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Does an Insurance Company Record my Phone Call?

After you’ve been in an auto accident, no matter who is at fault, you should contact your insurance company. Your insurance company will gather information from you about the accident for their records—and yes, it is likely that they will want to record the phone conversation.

It is also likely that they will first ask your permission to record and monitor the phone call for their records. Many insurance businesses ask as a company policy—explicitly letting the customer know their phone conversation is being recorded. Hopefully they always let you know if or when your conversation is being recorded. If not explicitly told so, assume the call may be monitored.

Many would suggest that if you or your passengers were injured in the accident, or if you believe the insurance company might try to claim you are not covered or you have any concerns about the adequacy of your coverage, you should contact an attorney before you give the insurance company permission to record your conversation.

Many also advise that you never give a statement to the other driver’s insurance company without consulting with an attorney first. If you do, you may very well regret it. If you are contacted, politely decline to talk. Insurance companies’ claims adjusters are professional negotiators, with extensive experience in using every psychological technique to maneuver you into giving information which can hurt your claim, including discouraging you from using the professional services of a lawyer.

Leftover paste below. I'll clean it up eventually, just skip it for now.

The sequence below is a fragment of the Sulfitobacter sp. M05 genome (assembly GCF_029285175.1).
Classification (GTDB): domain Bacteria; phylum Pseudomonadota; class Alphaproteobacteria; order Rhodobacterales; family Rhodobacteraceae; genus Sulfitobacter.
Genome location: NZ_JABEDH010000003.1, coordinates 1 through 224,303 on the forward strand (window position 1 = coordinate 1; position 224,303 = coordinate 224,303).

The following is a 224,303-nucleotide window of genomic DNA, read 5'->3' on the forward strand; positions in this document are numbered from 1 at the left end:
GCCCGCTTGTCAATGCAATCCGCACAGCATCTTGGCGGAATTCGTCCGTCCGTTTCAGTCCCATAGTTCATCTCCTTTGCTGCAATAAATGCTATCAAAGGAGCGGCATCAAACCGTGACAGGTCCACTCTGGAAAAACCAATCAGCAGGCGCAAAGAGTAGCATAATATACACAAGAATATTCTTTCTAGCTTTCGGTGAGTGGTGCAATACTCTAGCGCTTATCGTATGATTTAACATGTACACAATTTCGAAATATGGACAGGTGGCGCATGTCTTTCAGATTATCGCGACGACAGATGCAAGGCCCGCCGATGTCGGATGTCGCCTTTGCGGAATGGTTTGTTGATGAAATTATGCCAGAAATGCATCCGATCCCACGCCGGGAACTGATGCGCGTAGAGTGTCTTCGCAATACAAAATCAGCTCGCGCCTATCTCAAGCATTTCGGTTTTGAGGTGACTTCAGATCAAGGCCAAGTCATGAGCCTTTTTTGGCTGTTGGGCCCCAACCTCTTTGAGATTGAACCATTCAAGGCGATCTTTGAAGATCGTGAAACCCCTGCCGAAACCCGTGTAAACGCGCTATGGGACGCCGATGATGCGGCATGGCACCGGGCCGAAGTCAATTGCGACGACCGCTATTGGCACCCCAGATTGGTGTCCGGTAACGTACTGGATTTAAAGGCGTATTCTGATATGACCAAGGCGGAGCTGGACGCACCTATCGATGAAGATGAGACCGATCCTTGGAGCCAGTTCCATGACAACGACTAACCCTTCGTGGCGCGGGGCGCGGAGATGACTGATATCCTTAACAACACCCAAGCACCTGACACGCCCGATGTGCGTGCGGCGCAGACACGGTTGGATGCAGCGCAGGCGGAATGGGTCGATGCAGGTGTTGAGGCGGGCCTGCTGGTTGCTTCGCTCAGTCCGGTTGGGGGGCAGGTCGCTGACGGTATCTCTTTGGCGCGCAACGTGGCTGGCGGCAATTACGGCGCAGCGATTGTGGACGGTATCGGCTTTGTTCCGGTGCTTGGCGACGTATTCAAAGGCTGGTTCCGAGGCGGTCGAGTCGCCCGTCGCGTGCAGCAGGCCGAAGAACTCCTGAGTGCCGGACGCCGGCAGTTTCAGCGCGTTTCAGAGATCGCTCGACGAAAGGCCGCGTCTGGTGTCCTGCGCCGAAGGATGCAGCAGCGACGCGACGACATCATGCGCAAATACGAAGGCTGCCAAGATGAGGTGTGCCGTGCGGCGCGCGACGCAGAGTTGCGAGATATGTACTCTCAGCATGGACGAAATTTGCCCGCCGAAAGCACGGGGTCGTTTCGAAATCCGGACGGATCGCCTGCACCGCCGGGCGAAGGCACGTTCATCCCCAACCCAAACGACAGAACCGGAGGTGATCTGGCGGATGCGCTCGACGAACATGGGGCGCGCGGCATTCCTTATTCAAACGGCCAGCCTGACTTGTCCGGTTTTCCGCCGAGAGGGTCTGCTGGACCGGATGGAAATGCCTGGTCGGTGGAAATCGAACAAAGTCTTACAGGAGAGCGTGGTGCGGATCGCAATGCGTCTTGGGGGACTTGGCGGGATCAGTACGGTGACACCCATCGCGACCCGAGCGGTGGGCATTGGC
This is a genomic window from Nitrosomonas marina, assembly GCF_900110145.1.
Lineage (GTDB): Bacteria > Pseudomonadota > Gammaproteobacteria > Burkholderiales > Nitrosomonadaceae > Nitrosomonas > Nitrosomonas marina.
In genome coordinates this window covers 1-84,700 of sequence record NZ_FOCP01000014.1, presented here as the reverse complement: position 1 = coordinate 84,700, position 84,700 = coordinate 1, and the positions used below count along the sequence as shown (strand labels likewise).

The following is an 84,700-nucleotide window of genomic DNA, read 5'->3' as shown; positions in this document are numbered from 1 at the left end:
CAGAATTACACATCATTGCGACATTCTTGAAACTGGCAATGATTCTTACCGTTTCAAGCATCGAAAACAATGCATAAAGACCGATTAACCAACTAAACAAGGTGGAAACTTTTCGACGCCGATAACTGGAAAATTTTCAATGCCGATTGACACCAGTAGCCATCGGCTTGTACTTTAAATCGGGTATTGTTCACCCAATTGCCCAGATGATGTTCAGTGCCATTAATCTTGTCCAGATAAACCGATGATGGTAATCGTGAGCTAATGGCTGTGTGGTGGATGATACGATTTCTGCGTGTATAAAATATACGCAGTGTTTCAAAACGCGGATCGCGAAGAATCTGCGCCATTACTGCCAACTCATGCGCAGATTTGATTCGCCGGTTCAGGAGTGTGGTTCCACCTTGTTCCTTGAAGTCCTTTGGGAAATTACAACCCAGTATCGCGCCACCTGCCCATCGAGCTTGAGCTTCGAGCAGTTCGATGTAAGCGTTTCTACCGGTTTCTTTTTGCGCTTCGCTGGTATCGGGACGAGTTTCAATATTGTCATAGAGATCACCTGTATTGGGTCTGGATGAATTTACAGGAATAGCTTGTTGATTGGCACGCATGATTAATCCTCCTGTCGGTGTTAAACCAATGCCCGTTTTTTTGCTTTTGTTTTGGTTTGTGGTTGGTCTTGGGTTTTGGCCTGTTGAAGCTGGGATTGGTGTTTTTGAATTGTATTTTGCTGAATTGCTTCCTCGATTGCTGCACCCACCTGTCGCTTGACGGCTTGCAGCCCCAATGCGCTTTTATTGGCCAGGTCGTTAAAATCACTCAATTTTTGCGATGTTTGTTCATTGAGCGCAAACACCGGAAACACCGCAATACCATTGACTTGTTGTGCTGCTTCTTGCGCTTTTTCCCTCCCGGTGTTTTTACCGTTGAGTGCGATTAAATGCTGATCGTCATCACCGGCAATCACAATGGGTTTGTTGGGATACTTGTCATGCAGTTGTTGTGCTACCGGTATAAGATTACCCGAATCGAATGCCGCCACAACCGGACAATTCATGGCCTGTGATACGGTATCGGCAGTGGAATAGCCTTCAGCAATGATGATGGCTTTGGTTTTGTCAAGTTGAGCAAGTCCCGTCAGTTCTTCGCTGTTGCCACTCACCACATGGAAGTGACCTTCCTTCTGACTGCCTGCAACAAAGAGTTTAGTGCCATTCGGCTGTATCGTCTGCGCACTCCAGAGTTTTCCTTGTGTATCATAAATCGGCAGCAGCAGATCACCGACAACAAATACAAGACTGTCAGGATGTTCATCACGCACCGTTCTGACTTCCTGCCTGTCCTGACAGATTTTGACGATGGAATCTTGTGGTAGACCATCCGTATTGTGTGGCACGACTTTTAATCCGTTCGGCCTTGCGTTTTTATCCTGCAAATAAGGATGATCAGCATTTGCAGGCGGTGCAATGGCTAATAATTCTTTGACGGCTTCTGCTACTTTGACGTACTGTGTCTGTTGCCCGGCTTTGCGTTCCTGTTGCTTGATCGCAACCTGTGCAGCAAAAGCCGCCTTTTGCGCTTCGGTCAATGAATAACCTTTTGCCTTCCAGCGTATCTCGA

However, it is not wise to delay the process of reporting accidents to your insurance company. Failure to provide information to your insurance company on a timely basis (your individual policy will set forth how quickly you must notify the company) could result in loss of coverage for the accident, without it constituting bad faith by the insurer.

This post was intended to provide general information only and is not intended as specific legal advice. You should not rely upon this information alone, but should consult legal counsel regarding the application of the laws and regulations discussed and as applied to your specific case or circumstance.